Tag Archives: superheroes

Book Week questions

Here’s a belated sample of the questions I answered during Book Week – and my answers, as best as I can recall.

Q: Who are my heroes?
A: Corny as it will sound, my heroes are the folks out there helping people, not for fame or money, but because they can and want to.

There are many authors I admire (generally influenced by what I’m reading) but a stand-out in recent years is Markus Zusak who uses words and tells stories in such unexpected ways (and sells oodles of books doing so).

I also admire His Holiness, the Dalai Lama, who embraced the role assigned to him as an infant and became a true world leader, emphasising the importance of tolerance, empathy, compassion and arguing for the independence of the Tibetan people.

My Dad deserves a shout-out here, too. He’s a selfless man of peace who has followed his beliefs for a lifetime.

Q: Which superhero do you think would be funniest to write a spoof story about?
A: Now that’s my kind of question. I’d have to say the Hulk because he’s green and only has superpowers when he’s chucking a tantrum.

Q: How can I improve my vocabulary?
A: Wow. Read widely, then read some more. Use a dictionary when you find a word you don’t recognise or understand. And listen to people, too. Listening to how people speak is a great way of learning A) new words* and B) how to write dialogue. (*You probably won’t need everything you hear.)

Q: How do I make a short story longer?
A: For starters, short isn’t necessarily bad. I don’t believe in ‘padding’ – writing extra words just to meet a word count. Your story should determine the number of words you require. If you’ve written something that isn’t important to the story, define and delete it. If in doubt, cut it out.

However, if you want to enhance your story, rather than pad it, think about the characters? What do they want? What’s stopping them getting what they want? This should open up new ideas to explore.

Q: Do I ever feel embarrassed writing about myself/putting my own life into stories?
A: (Smiling) I’ve never deliberately set out to write about myself although bits of me and my life do creep into stories. In Game as Ned the story settings were based on places I had lived, worked or visited on holiday.

In Five Parts Dead the lighthouse setting was inspired by a family holiday and the five near-death experiences were built from things that actually happened to me. I think authors are like bowerbirds. We shamelessly take/borrow/pilfer bright and shiny ideas from all around us and use them in stories. Some of those things might just be from our own lives.

Q: Do I believe in ghosts?
A: I’m not entirely sure. I do believe in places where a sense of history lingers close to the present, so we can almost feel the people that lived before us. I’ve also had people tell me ghostly tales of things they have seen, things I can’t explain. I used a couple of these spooky stories in Five Parts Dead.

Pretty good questions, all of them. Thanks to the students who were brave enough to pick my brain or approach me for a chat.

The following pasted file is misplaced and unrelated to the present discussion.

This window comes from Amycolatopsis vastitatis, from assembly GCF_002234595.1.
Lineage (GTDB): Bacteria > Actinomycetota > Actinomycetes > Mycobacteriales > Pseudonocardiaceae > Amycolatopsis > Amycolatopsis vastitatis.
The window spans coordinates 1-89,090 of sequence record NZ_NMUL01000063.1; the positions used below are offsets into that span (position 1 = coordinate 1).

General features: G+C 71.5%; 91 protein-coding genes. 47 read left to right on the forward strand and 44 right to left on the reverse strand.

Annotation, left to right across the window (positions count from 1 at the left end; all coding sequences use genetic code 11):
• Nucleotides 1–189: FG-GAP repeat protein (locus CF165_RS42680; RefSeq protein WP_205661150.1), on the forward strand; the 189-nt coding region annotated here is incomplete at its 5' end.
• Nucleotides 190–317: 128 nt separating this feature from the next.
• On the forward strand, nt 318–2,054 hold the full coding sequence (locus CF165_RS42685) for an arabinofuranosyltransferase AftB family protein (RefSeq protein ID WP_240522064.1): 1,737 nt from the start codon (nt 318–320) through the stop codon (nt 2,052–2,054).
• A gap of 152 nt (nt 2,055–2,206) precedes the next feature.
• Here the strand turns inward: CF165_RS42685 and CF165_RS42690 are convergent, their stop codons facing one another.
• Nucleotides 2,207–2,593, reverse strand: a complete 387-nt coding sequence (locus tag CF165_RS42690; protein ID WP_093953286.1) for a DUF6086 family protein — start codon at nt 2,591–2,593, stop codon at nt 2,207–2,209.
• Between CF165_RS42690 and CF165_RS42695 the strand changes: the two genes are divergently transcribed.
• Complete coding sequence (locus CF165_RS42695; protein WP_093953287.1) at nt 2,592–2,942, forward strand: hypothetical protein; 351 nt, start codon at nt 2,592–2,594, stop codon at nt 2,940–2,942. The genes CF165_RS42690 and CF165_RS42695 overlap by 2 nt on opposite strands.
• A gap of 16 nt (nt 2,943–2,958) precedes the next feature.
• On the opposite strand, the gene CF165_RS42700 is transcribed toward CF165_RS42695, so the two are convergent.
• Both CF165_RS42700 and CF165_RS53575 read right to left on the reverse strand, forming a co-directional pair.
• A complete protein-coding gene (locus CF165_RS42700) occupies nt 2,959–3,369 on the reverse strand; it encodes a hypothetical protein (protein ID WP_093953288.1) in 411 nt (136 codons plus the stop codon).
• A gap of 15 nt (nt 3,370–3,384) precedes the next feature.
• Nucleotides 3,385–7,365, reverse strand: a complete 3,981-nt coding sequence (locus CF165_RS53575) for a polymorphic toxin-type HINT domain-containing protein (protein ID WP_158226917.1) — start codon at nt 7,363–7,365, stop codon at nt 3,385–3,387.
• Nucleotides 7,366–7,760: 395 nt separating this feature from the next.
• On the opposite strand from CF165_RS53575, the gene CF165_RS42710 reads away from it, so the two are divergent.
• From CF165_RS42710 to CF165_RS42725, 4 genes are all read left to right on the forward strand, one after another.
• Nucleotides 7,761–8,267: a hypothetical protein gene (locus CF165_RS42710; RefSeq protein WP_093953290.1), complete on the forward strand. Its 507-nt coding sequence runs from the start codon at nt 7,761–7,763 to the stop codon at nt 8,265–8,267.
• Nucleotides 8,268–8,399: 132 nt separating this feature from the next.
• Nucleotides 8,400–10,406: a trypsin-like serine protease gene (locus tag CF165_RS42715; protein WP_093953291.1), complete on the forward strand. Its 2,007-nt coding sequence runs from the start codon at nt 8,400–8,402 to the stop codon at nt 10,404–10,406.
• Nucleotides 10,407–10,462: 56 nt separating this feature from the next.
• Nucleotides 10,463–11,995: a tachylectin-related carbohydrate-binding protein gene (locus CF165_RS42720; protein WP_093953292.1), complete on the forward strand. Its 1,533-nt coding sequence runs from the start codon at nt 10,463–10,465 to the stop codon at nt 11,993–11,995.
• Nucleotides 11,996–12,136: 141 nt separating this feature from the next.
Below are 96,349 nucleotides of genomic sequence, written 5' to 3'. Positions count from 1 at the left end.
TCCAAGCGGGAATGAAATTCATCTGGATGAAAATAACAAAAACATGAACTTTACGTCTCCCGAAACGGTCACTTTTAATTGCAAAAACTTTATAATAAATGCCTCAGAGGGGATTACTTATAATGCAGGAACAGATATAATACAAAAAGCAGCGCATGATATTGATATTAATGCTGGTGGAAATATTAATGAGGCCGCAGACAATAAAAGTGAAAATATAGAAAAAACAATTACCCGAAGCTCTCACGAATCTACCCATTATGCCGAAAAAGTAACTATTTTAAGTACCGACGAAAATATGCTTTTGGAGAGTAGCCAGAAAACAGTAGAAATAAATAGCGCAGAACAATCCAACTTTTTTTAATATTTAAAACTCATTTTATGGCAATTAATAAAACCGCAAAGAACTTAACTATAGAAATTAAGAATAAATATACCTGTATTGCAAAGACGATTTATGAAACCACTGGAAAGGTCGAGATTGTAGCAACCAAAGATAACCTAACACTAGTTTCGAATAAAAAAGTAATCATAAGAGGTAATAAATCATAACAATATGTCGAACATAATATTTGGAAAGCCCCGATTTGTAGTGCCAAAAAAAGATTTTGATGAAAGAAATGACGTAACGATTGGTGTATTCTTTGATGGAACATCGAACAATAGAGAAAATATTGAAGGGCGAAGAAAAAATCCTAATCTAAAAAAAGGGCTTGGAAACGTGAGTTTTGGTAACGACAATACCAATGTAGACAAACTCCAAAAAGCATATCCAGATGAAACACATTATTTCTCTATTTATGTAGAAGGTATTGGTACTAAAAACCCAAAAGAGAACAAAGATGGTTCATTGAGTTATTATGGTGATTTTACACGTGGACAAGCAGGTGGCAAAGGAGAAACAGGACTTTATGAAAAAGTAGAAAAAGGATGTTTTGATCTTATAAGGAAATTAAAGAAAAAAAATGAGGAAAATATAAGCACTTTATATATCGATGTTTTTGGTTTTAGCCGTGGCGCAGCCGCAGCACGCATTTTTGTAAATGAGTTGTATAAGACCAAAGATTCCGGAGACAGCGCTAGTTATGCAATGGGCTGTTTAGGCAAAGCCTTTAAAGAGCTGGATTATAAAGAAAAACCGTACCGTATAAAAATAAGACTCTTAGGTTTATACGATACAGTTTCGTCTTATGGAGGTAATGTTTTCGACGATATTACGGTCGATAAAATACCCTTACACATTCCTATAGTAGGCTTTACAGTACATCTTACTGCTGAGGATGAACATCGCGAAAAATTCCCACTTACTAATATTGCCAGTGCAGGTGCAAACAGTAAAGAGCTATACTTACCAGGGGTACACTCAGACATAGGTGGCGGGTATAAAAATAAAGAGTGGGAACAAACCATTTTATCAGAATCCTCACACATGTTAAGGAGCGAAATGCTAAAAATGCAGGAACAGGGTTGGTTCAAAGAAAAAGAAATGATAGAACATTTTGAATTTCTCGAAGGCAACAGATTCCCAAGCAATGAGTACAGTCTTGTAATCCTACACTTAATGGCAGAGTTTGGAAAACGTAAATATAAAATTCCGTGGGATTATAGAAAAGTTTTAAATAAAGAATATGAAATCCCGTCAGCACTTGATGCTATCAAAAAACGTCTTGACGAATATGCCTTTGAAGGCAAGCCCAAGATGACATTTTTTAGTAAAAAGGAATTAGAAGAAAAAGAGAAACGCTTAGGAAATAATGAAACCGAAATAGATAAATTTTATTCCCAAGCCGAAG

Old-fashioned adventure

I sometimes worry that the current generation of kids don’t get enough imagination-powered play. All too often their games seem to be pre-franchised – acting out roles as mass-marketed characters from TV and film. I don’t see play-acting as the latest superhero or TV character as a bad thing per se – I certainly imagined myself as Aquaman or Luke Skywalker at various times during my imaginary play.

But what seems to be missing is the generic, no-name-brand play where the child is a detective or explorer or racer of their own invention. This kind of play is important because it’s unconstrained. They’re not limited by peers or product awareness telling them “Ben 10 (or Bob the Builder or Barbie…) can’t do that”. They can make their own rules and plot twists.

On the same token, an adventure might mean a theme park ride rather than going exploring without adults. I did lots of dangerous stuff without adults when I was kid – possibly because I lived in country towns and had lots of opportunities to do so. The absence of computers, video recorders and electronic games also made me more inclined to get outside and actively make mischief.

I explored underground drains, sailed a rusty dinghy out into a farmer’s dam (without permission), fossicked around old mines, climbed trees, rode my bike all over town, made hideouts and did lots more… Today, as a city-based parent, I understand the concerns about child safety – but also worry that kids need opportunities to explore and make their own adventures. And learn how to appraise risk.

Anyway, when we visited my wife’s family on the Gold Coast back in March this year there had just been some massive storms. The banks of the river where we sometimes swim were crammed with all sorts of wonderful flotsam and jetsam. People had been building huts and bonfires and various other objects from the loose timber. Working with my kids, we decided to do something a bit different – build a shipwreck that looked like it had been washed ashore years earlier. The picture below shows the result of our exercise in imagination:

Beached wreck